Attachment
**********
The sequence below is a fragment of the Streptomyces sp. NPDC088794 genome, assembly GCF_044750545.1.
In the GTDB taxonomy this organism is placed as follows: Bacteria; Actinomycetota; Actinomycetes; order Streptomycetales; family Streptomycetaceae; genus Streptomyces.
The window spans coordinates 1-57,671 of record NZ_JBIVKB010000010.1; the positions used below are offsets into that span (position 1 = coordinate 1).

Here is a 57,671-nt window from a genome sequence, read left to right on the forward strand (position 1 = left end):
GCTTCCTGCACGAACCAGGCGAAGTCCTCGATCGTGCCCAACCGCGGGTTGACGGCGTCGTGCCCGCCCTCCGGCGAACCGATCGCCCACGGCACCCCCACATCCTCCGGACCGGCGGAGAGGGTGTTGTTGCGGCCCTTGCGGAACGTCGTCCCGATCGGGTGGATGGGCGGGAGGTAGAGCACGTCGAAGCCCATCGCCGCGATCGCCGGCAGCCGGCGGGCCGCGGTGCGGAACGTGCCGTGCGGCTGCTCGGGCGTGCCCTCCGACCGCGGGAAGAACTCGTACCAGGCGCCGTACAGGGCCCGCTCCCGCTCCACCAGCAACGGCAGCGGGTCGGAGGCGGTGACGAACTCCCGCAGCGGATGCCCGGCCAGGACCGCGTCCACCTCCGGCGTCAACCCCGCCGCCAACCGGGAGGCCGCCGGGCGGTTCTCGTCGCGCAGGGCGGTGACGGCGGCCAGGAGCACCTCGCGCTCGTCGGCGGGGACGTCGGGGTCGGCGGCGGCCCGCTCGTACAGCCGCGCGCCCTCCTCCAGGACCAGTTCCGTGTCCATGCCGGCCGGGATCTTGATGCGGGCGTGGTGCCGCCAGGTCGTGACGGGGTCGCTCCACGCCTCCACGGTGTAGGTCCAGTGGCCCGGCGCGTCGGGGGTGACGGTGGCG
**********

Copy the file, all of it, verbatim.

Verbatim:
The sequence below is a fragment of the Streptomyces sp. NPDC088794 genome, assembly GCF_044750545.1.
In the GTDB taxonomy this organism is placed as follows: Bacteria; Actinomycetota; Actinomycetes; order Streptomycetales; family Streptomycetaceae; genus Streptomyces.
The window spans coordinates 1-57,671 of record NZ_JBIVKB010000010.1; the positions used below are offsets into that span (position 1 = coordinate 1).

Here is a 57,671-nt window from a genome sequence, read left to right on the forward strand (position 1 = left end):
GCTTCCTGCACGAACCAGGCGAAGTCCTCGATCGTGCCCAACCGCGGGTTGACGGCGTCGTGCCCGCCCTCCGGCGAACCGATCGCCCACGGCACCCCCACATCCTCCGGACCGGCGGAGAGGGTGTTGTTGCGGCCCTTGCGGAACGTCGTCCCGATCGGGTGGATGGGCGGGAGGTAGAGCACGTCGAAGCCCATCGCCGCGATCGCCGGCAGCCGGCGGGCCGCGGTGCGGAACGTGCCGTGCGGCTGCTCGGGCGTGCCCTCCGACCGCGGGAAGAACTCGTACCAGGCGCCGTACAGGGCCCGCTCCCGCTCCACCAGCAACGGCAGCGGGTCGGAGGCGGTGACGAACTCCCGCAGCGGATGCCCGGCCAGGACCGCGTCCACCTCCGGCGTCAACCCCGCCGCCAACCGGGAGGCCGCCGGGCGGTTCTCGTCGCGCAGGGCGGTGACGGCGGCCAGGAGCACCTCGCGCTCGTCGGCGGGGACGTCGGGGTCGGCGGCGGCCCGCTCGTACAGCCGCGCGCCCTCCTCCAGGACCAGTTCCGTGTCCATGCCGGCCGGGATCTTGATGCGGGCGTGGTGCCGCCAGGTCGTGACGGGGTCGCTCCACGCCTCCACGGTGTAGGTCCAGTGGCCCGGCGCGTCGGGGGTGACGGTGGCG